Beta-type titanium alloy and product thereof

The present invention provides a beta-type titanium alloy including, by weight %: Nb: 10 to 25%; Cr: 1 to 10%; at least one of Zr: 10% or less and Sn: 8% or less, satisfying Zr+Sn being 10% or less; and the balance of Ti and inevitable impurities, the alloy having Young's modulus of 100 GPa or less, a process for producing the beta-type titanium alloy, and a beta-type titanium alloy product.

Skip to: Description  ·  Claims  ·  References Cited  · Patent History  ·  Patent History
Description
FIELD OF THE INVENTION

The present invention relates to a beta-type titanium alloy having biocompatibility and a low Young's modulus and a product using the same as a material. The titanium alloy of the invention is easy to produce and the product can be manufactured at relatively inexpensive costs.

BACKGROUND OF THE INVENTION

As eyeglass flames, orthodontic elements, and biological replacement materials such as artificial bones, biocompatible and light titanium alloys have been employed. The biological replacement material desirably has elastic modulus (Young's modulus) of a low value close to that of the bone (about 30 GPa).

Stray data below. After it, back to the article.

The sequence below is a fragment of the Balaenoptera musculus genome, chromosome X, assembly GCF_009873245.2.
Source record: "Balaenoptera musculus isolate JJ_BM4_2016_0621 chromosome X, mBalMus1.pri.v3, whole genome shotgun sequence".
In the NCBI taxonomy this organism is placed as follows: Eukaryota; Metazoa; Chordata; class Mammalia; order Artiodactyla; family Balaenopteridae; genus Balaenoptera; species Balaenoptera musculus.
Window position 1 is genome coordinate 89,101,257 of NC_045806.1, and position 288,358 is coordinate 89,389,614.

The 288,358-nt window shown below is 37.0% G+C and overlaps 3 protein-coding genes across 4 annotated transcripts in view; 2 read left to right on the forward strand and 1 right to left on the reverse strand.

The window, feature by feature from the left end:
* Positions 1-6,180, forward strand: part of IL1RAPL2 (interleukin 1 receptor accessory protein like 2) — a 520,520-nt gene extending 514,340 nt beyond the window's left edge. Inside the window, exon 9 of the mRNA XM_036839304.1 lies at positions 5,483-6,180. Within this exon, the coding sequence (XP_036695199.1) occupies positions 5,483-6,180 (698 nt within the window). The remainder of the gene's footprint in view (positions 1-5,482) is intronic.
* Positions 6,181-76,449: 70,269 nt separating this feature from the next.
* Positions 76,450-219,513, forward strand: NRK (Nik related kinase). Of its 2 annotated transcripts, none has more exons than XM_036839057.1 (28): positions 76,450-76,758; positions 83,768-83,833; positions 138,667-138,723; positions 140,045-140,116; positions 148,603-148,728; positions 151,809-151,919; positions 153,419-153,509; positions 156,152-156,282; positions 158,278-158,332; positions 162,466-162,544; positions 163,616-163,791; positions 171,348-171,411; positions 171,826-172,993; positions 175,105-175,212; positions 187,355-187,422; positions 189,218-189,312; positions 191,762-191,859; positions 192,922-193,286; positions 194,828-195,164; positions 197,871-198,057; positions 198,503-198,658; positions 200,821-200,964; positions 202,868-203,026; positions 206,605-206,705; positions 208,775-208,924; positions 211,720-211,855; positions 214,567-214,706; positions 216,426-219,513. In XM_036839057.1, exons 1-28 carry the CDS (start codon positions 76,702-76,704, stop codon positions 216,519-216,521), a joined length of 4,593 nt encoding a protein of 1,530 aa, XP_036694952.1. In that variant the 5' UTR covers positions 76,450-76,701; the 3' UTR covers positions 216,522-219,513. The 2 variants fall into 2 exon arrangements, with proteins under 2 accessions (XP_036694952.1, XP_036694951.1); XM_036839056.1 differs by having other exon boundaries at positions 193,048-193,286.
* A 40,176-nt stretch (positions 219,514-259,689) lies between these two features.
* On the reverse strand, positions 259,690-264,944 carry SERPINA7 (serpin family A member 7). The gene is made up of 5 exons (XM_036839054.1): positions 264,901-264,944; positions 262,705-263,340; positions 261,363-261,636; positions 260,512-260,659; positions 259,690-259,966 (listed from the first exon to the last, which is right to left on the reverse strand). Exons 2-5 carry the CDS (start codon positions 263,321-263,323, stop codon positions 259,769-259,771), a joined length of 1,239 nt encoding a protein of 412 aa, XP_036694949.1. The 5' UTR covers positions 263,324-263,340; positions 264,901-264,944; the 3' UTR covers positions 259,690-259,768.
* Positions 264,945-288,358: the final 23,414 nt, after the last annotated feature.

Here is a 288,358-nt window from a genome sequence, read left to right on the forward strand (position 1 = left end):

The present applicants has proposed a titanium alloy having a high corrosion resistance and also biocompatibility as a material for artificial bones and the like (Reference 1). This alloy is known under the name of “TNTZ alloy” and a representative alloy composition is Ti-29Nb-13Ta-4.6Zr. However, since the titanium alloy contains large amounts of Nb and Ta which are expensive materials, the alloy is unavoidably expensive as an alloy and also has a disadvantage that it is not easy to produce the alloy by melting since both Nb and Ta have high melting points (melting points of Nb and Ta are 2468° C. and 2996° C., respectively).

Subsequently, the applicant has proposed a Ti alloy having a composition comprising 20 to 60 weight % of Ta, 0.1 to 10 weight % of Zr, and the balance of Ti and inevitable impurities as a “substitute material for hard tissue” (Reference 2). The material exhibits a low Young's modulus in addition to biocompatibility and is suitable as a material for artificial joints and the like. However, since the titanium alloy contains a large amount of Ta which is an expensive material, the alloy is expensive as an alloy and also has the same disadvantage that it is not easy to produce the alloy by melting as in the case of the above TNTZ alloy since Ta has a high melting point as mentioned above.